The Horn Blows : Red Prysock©2002JCMarion


Red Prysock was one of the first of the big blasting tenor sax players of the rock 'n roll era. He was born Wilbert Prysock in Greensboro, North Carolina in 1926. He was first noticed as the lead sax on tenor with the Tiny Bradshaw band on the R & B hits "Soft" and "Heavy Juice" for King records in the late forties. In the early fifties Red backed up blues singer Lonnie Johnson for some sessions with King Records which produced the sides "Darlin" / "Seven Long Days" on King #4503, and "My Mother's Eyes" and "Me And My Crazy Self" on ##4510. Red signed with Mercury Records, the Chicago based major in early January of 1954.

Red started out the new year with a week long date at the Apollo Theater in Harlem along with The Four Tunes. Soon his first release on the Mercury label is out - the songs were "Jump Red Jump" and "Body And Soul", the time proven sax tune initiated years ago by Coleman Hawkins. The record on Mercury #70367 is released in May to coincide with a long stay at Weeke's Lounge in Atlantic City, New Jersey. "Jump" is picked up by many listeners, and even more listeners with "Blow Your Horn" and "Happy Feet" on #70419 which is a popular jump instrumental. Red had recorded some tunes for small local labels and one that was released was on the small New York based independent label Red Robin with his House Rockers on the tune called "Wiggles" (the flip side was "Crying My Heart Out") on #107. Riding out the popularity of "Wiggles" which appealed to a lot of the new listeners to the sound of R & B via the Moondog Freed show over WINS radio in New York, Red becomes one of the primary first wave of rock 'n roll heroes. Late in the year while "Wiggles" is getting airplay and generating sales, "Fats Place" and "Hey There" is out on Mercury on #70460 is released. At the end of the year Red Prysock is signed to play at the Moondog Jubilee ball to be held at St. Nicholas Arena in New York in mid January of 1955, Freed's first offering in the New York City area. Before the Moondog gig, Red and his combo do a tour of one nighters throughout the South with Clyde McPhatter & The Drifters.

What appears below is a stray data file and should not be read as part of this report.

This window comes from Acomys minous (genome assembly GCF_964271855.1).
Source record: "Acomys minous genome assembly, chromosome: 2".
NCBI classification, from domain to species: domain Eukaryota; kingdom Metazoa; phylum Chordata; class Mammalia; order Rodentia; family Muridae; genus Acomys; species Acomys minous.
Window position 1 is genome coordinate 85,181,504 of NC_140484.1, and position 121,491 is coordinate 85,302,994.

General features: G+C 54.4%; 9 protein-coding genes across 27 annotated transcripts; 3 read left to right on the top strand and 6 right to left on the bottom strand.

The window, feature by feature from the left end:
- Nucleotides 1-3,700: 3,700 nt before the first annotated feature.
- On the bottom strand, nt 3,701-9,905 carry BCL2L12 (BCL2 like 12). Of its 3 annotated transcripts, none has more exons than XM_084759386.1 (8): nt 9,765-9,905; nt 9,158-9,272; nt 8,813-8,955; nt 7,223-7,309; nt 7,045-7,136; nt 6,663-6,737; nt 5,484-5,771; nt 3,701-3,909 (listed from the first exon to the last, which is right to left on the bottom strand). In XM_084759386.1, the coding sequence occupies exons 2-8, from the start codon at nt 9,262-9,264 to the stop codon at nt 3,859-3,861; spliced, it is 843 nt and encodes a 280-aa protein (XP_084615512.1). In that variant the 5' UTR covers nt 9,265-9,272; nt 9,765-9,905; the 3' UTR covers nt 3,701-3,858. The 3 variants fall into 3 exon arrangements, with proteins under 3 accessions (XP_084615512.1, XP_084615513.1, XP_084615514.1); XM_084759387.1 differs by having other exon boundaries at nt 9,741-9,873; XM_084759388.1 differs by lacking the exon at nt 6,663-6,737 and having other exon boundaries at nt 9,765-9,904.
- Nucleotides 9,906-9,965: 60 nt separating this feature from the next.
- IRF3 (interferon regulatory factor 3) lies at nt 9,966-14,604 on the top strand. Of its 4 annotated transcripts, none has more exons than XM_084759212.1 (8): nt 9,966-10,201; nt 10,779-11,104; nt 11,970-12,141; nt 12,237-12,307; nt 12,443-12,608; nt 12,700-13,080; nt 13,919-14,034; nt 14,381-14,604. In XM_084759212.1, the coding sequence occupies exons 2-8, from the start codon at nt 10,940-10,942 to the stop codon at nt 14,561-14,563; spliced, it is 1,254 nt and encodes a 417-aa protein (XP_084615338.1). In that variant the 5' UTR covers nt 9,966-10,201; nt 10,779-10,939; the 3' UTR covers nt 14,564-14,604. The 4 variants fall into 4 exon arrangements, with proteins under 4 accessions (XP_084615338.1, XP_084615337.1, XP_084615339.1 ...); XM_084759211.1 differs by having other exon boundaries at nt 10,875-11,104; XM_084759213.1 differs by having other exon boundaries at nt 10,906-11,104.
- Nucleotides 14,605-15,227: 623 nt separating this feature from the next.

That January the Moondog Jubilee was a resounding success with turnaway crowds. Red is quickly signed for Freed's Easter Jubilee of Stars at the Brooklyn Paramount in April. In March Alan Freed signs up to record his big rock 'n roll band which stars Red Prysock along with Sam "the man" Taylor, Big Al Sears, guitarist Mickey Baker, and drummer Panama Francis. The band would record for Coral Records, part of the Decca Records family. In March Mercury releases the all time classic instrumental titled simply "Rock And Roll" on Mercury #70540. The flip side was the frantic tune "Little Jamie". After the Easter Jubilee at the Brooklyn Paramount, Prysock returns to St. Nick's Arena and appears at the springtime Rock & Roll Festival along with Varetta Dillard, The Cadillacs, Mellows, Otis Blackwell, and the Joe Morris Orchestra. In May Mercury releases "The Horn Blows" and "Zonked" on #70602.